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How do I...?

Here's where we try to answer the most common questions and give you a good start on your way to a home orchard of your own.

Buying Fruit Trees

How do I...?

Here's where we try to answer the most common questions and give you a good start on your way to a home orchard of your own.


Buying Fruit Trees

Pick the right tree for your climate, soil, space and needs. Look for one with a good sturdy trunk (don't worry about the current height) and no visible damage or disease. Bare root trees are a superior choice to trees of the same age stuck in nursery pots. Unless you are planning to have a full grown orchard tree hauled in with a crane, a younger tree will have advantages over one a few years older. A one year old bare root tree may take a few years to fruit, but it won't arrive as stressed as many potted nursery trees are after just a few years. If you must buy a potted tree avoid any that have heavily circling roots or are otherwise root bound.

Common fruit tree types

Dwarf: usually suitable for container gardening can often be maintained at 4' height

Semi Dwarf: suitable for a small yard, where one wants several different trees in a small space, or for ladder-less harvesting. Can usually be maintained at 8 to 15' in height.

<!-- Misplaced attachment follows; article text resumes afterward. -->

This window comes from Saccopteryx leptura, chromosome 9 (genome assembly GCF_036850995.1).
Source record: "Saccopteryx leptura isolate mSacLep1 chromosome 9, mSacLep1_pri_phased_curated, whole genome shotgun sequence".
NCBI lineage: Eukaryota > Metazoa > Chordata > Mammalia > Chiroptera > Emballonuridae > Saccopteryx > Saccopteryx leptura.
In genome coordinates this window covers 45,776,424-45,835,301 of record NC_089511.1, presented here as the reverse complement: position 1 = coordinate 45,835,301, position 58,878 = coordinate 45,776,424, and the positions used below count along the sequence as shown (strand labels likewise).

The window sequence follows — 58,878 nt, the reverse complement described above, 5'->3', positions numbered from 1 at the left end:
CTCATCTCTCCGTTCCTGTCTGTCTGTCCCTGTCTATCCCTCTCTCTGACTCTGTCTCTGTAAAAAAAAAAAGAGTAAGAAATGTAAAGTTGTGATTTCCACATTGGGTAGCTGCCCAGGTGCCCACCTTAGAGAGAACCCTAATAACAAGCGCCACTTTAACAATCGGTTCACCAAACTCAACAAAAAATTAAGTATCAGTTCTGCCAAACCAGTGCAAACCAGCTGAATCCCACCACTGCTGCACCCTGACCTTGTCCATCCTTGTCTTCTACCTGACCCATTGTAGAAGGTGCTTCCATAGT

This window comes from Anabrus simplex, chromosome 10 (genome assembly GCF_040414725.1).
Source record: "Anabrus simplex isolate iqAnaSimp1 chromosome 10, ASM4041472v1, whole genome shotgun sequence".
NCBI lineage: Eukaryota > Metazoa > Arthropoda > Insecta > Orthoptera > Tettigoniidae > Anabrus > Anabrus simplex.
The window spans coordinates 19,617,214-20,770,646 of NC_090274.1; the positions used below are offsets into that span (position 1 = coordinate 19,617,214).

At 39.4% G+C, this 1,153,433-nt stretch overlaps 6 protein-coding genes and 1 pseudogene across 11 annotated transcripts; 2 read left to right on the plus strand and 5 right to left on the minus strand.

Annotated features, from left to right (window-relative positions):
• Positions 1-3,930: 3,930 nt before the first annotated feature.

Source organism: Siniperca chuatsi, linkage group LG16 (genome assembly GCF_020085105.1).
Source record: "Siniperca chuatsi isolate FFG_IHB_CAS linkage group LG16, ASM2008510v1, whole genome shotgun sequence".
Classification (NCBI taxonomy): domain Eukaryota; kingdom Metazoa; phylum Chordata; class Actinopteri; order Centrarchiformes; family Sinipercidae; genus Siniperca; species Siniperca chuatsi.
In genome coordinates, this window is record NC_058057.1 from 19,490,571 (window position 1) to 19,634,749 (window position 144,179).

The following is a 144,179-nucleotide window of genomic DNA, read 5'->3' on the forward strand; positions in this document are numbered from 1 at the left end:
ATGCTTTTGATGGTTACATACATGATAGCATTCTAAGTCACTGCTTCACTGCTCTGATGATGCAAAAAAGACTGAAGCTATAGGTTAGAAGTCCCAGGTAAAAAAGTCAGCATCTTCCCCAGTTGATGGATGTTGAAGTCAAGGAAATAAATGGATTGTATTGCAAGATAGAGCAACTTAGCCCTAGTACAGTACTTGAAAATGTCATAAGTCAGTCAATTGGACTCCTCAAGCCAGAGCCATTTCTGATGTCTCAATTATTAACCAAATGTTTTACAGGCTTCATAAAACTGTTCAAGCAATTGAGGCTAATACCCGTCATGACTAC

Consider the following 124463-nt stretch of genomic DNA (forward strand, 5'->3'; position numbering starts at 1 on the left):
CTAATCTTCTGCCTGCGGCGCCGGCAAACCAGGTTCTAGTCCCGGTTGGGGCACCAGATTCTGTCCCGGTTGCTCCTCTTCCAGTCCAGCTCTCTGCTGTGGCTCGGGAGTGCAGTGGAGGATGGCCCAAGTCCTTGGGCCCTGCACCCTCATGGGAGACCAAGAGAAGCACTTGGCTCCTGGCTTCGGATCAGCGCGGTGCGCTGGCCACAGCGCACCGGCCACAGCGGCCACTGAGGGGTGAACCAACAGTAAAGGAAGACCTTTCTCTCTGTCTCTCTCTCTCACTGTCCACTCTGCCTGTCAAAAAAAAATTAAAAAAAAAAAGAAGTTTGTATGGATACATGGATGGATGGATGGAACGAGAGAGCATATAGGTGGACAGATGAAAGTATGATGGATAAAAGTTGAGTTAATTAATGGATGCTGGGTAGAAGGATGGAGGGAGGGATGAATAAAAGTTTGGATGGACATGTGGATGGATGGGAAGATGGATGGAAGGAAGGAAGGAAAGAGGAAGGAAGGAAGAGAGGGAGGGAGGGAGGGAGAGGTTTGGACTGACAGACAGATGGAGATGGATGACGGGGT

Espalier: A carefully trained small tree usually with a flat ladder or fan-like structure. Best planted along walls or fences. Maintaining espaliers requires special care, but they take up little space and can be visually stunning.

3 on 1: Also known as a multi-fruit or fruit salad tree. Multiple varieties of a single species grafted onto one tree. An example would be 3 or more different apple varieties on one tree. Limited by species and graft compatibilities. Cherries cannot be grafted onto apples for example. Buying one from the back of a magazine will likely be a disappointment, but one from a trusted local nursery should provide you with a variety of fruit throughout the season without taking up much space. (The tree-tomatoes sold by the same dodgy outfits that also offer "fruit salad trees" in your junk mail are either just heavily fertilized flavorless tomatoes, often with a heavy dose of Photoshop or if you are lucky, you might get an exotic fruit tree called a tamarillo. Tomatoes do not grow on trees. We don't recommend buying any plant sold through junk mail.)

Maypole: An unusual column-like tree form where the fruit forms on tiny branches along the trunk. They don't look anything like what you imagine a fruit tree to be, but they are a good solution for small patio spaces, and are an interesting curiosity. This is a type of tree that has been bred to conform more easily to the cordon style of espalier pruning. Some other semi-dwarf trees can be trained to a cordon form and can provide a wider selection of varieties than the limited maypoles.

Standard: This is a "natural" full sized tree. Be sure that you have room for such a specimen before you consider planting one. They are grand and beautiful, but are generally too large for the average Bay Area yard. They are also much harder to maintain, as pest control, pruning and harvesting require specialized equipment.